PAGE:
Questions about how Red Cross is spending Haiti relief funds mounting
By FRANCES ROBLES | MCCLATCHY NEWSPAPERS Published: April 28, 2010
PORT-AU-PRINCE, Haiti — Fred Sajous, a Haitian earthquake survivor armed with a video camera and a cause, is a man on a mission: to figure out how the American Red Cross spent the $430 million it raised for the disaster.
The former Broward Community College student in Florida visited the tent city across the street from the American Red Cross' Petionville headquarters in Haiti. Tent city leaders said they had not received anything from the Red Cross. With the organization's monthly report in hand, he went to a dozen more settlements.
"I couldn't find the $106 million," said Sajous, a 29-year-old mechanical engineer who left Fort Lauderdale, Fla., for Port-au-Prince after being laid off last year. "I didn't see a single sticker or anything."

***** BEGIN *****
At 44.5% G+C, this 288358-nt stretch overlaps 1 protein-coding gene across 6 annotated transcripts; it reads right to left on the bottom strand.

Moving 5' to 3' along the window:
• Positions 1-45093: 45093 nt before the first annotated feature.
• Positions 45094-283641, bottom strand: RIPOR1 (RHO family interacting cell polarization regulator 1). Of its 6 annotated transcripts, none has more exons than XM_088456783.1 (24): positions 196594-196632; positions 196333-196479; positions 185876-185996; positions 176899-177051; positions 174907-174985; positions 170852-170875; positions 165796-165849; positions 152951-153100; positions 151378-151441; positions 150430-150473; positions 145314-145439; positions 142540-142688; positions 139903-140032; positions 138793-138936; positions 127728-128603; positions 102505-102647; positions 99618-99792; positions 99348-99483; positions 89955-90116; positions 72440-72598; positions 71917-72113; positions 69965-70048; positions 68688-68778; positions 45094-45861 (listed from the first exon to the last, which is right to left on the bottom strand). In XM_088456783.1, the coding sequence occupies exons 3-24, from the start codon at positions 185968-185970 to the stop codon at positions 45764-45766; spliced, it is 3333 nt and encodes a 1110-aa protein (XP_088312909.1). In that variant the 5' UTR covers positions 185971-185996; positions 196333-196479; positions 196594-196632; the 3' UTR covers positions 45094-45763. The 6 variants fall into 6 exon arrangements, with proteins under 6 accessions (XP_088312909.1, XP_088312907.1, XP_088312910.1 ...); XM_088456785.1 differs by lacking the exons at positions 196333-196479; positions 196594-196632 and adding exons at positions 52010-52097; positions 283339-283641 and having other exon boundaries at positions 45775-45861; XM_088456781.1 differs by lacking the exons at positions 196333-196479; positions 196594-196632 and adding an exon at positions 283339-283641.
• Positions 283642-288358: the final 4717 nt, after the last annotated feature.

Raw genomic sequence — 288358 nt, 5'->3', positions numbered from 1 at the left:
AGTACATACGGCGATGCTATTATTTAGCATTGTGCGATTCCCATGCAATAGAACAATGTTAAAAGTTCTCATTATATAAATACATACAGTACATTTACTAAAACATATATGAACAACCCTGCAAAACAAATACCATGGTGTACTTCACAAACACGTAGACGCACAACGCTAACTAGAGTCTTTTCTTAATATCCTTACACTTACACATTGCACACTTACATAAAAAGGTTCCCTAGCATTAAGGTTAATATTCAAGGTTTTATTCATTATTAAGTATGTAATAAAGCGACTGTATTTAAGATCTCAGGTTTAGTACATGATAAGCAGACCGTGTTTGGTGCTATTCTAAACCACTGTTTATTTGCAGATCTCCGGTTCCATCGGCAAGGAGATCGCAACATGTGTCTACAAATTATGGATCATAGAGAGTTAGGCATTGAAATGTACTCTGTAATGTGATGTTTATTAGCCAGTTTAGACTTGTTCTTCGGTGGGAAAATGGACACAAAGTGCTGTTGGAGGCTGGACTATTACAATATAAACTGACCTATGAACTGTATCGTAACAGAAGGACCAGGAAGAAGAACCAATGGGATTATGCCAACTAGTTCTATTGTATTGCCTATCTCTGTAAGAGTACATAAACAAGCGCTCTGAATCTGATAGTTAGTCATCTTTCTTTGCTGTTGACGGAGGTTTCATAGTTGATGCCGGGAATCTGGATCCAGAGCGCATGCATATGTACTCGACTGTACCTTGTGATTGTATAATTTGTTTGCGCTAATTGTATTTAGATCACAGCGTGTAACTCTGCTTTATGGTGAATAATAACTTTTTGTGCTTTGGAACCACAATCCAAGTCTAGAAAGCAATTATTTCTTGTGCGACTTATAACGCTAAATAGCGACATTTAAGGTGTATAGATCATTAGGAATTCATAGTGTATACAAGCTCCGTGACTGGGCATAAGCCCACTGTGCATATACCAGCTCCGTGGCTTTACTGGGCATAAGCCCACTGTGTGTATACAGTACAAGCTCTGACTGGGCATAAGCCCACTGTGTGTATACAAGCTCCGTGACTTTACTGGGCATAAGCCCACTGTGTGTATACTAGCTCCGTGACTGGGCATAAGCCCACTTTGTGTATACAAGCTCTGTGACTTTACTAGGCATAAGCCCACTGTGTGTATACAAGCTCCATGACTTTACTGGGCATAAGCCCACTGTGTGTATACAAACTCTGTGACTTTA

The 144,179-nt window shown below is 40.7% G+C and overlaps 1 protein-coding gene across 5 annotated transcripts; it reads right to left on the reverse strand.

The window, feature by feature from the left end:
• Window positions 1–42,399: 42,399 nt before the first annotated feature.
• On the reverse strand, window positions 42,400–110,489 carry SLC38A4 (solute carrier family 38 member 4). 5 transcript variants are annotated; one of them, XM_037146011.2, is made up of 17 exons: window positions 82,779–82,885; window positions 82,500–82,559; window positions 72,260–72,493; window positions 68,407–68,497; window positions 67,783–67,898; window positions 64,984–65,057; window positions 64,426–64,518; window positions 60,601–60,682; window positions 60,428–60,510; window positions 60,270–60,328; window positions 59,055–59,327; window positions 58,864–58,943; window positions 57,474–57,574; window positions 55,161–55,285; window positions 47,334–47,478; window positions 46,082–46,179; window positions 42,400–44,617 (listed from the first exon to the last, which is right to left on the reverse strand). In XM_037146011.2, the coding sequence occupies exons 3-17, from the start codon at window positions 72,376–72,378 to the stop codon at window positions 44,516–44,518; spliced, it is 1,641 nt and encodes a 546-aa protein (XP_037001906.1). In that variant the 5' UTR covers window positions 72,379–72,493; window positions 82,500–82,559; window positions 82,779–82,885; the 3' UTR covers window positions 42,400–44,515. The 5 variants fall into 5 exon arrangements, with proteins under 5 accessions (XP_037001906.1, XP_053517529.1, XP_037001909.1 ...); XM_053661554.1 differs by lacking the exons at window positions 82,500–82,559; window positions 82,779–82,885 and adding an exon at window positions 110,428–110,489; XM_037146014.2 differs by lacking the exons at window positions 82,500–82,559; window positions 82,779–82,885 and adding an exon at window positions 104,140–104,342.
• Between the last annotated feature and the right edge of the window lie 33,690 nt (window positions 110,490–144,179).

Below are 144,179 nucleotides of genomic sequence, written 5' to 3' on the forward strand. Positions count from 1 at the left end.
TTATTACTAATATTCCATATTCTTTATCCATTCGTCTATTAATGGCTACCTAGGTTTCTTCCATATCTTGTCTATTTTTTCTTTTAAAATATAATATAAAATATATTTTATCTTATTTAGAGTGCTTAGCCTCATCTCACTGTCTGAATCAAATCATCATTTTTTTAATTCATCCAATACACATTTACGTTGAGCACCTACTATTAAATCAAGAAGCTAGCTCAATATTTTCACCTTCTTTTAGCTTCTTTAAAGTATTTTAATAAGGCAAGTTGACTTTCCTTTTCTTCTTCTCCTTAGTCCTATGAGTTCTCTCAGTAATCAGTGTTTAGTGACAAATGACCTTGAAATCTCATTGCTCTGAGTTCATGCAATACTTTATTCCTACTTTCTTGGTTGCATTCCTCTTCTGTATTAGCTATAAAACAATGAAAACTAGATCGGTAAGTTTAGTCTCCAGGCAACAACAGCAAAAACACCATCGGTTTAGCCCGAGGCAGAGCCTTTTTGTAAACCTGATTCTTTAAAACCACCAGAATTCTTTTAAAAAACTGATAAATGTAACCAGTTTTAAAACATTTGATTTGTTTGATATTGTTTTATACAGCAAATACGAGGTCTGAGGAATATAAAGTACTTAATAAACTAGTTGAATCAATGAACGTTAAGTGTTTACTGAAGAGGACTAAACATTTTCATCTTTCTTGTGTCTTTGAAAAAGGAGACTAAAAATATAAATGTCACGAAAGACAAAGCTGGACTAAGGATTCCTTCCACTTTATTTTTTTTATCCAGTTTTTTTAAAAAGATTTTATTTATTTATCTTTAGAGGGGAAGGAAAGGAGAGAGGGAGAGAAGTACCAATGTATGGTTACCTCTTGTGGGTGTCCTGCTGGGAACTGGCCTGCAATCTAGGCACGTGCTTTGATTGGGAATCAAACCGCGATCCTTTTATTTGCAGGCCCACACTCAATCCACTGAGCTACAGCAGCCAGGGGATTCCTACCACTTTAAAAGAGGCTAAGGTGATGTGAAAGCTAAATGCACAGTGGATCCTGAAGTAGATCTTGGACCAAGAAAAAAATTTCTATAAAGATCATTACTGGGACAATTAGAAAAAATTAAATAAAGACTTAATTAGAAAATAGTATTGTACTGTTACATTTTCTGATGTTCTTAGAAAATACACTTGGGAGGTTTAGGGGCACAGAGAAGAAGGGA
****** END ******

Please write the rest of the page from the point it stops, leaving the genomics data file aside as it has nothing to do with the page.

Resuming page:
More than three months since the American Red Cross raised hundreds of millions to aid Haiti in the aftermath of the 7.0-magnitude earthquake that killed an estimated 300,000 and left 1.3 million homeless, the organization says it has spent about a quarter of the money.
But after consuming $106 million in the first 60 days, the Red Cross in the past month has tapped just $5 million more and has come under fire for what critics call anemic spending.
Other aid groups, members of Congress, bloggers and even a former board member are among the growing chorus asking what the Red Cross is doing with such a massive amount of money raised in such a short time.
Red Cross records are not public, so Sajous settled on registering a watchdog organization called Kontrol Aid and making a video about his hunt for Red Cross relief supplies, which he posted on YouTube. American Red Cross President and CEO Gail J. McGovern last week countered with an Internet video of her own, responding to those who say the organization lacks visibility.